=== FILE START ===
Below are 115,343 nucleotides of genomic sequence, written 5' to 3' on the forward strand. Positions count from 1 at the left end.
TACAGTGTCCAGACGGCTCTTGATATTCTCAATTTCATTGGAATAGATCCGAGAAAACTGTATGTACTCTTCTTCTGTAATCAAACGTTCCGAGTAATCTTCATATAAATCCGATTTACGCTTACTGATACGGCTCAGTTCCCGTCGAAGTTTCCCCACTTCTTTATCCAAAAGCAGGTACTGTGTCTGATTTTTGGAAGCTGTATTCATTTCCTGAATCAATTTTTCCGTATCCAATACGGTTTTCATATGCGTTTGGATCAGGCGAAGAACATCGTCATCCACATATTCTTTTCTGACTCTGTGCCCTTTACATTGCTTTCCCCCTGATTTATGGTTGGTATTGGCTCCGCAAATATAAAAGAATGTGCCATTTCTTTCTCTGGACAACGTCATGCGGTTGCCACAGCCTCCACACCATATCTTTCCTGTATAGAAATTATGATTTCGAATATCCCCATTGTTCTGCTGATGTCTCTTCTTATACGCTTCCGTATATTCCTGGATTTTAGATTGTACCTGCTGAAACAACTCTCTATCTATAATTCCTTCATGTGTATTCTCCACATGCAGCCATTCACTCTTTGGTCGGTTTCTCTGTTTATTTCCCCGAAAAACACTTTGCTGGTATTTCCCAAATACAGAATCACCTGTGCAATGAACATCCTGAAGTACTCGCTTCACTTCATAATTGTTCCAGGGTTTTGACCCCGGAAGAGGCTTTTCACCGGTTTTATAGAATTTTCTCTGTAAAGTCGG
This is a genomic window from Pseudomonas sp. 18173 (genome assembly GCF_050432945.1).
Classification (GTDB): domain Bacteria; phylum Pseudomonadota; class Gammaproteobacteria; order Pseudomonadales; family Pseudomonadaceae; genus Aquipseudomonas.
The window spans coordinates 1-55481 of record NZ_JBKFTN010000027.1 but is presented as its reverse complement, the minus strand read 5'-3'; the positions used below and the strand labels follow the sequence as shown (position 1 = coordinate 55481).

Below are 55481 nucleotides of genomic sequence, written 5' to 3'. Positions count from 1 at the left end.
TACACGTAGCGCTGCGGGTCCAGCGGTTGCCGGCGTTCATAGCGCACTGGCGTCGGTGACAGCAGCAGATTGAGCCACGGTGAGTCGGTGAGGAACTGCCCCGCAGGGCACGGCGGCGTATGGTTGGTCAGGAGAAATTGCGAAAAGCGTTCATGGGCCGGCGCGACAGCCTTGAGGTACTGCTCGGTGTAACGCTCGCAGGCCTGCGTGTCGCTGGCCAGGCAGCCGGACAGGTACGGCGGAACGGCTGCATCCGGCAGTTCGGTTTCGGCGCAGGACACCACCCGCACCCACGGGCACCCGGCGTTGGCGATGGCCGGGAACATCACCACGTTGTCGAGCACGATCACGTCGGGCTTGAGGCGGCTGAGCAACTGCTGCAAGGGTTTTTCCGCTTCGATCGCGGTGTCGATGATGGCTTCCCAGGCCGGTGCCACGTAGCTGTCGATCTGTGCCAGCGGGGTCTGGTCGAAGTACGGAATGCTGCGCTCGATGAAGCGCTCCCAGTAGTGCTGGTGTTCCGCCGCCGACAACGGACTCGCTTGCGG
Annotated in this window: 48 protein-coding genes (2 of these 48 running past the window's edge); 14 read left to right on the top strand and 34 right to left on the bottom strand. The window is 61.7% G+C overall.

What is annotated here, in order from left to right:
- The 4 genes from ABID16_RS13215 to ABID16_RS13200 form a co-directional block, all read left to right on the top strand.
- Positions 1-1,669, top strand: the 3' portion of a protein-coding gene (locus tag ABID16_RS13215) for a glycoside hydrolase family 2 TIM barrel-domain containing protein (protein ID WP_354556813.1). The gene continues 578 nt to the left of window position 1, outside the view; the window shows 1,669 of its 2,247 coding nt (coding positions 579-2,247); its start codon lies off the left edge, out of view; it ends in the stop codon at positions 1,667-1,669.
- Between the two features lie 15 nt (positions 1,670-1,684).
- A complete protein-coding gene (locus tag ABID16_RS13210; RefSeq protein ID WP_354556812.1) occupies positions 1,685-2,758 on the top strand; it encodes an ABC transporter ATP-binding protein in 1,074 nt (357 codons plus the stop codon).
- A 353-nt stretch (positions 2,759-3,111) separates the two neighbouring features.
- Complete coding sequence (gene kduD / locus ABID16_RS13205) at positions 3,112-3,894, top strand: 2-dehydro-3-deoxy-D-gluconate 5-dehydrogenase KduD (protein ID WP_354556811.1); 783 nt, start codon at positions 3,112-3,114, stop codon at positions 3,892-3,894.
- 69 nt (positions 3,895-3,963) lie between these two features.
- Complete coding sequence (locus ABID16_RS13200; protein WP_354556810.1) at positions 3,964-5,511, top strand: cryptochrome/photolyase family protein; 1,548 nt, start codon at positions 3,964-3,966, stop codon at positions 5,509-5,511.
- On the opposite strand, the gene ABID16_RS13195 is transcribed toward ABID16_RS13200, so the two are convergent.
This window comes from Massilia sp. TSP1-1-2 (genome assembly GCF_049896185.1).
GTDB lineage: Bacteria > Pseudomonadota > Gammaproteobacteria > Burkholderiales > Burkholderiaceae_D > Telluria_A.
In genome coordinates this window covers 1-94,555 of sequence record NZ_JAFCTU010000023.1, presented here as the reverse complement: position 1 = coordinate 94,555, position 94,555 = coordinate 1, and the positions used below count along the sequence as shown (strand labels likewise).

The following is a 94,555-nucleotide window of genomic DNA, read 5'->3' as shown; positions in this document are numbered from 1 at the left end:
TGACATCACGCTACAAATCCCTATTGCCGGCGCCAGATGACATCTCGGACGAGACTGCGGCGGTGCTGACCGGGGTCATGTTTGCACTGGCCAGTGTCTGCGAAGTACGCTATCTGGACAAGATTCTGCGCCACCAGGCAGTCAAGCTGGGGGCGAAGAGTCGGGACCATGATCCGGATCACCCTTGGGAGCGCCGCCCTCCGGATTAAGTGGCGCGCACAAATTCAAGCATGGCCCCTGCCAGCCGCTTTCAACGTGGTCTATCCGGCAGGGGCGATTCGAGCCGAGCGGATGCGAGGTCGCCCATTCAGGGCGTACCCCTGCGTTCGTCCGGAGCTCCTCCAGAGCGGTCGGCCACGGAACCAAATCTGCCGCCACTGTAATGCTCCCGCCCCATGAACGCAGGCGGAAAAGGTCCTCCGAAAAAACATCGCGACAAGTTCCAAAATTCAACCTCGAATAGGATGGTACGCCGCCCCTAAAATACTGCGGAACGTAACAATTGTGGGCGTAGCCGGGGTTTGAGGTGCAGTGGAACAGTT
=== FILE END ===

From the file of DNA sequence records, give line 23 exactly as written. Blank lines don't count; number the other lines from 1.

TGACATCACGCTACAAATCCCTATTGCCGGCGCCAGATGACATCTCGGACGAGACTGCGGCGGTGCTGACCGGGGTCATGTTTGCACTGGCCAGTGTCTGCGAAGTACGCTATCTGGACAAGATTCTGCGCCACCAGGCAGTCAAGCTGGGGGCGAAGAGTCGGGACCATGATCCGGATCACCCTTGGGAGCGCCGCCCTCCGGATTAAGTGGCGCGCACAAATTCAAGCATGGCCCCTGCCAGCCGCTTTCAACGTGGTCTATCCGGCAGGGGCGATTCGAGCCGAGCGGATGCGAGGTCGCCCATTCAGGGCGTACCCCTGCGTTCGTCCGGAGCTCCTCCAGAGCGGTCGGCCACGGAACCAAATCTGCCGCCACTGTAATGCTCCCGCCCCATGAACGCAGGCGGAAAAGGTCCTCCGAAAAAACATCGCGACAAGTTCCAAAATTCAACCTCGAATAGGATGGTACGCCGCCCCTAAAATACTGCGGAACGTAACAATTGTGGGCGTAGCCGGGGTTTGAGGTGCAGTGGAACAGTT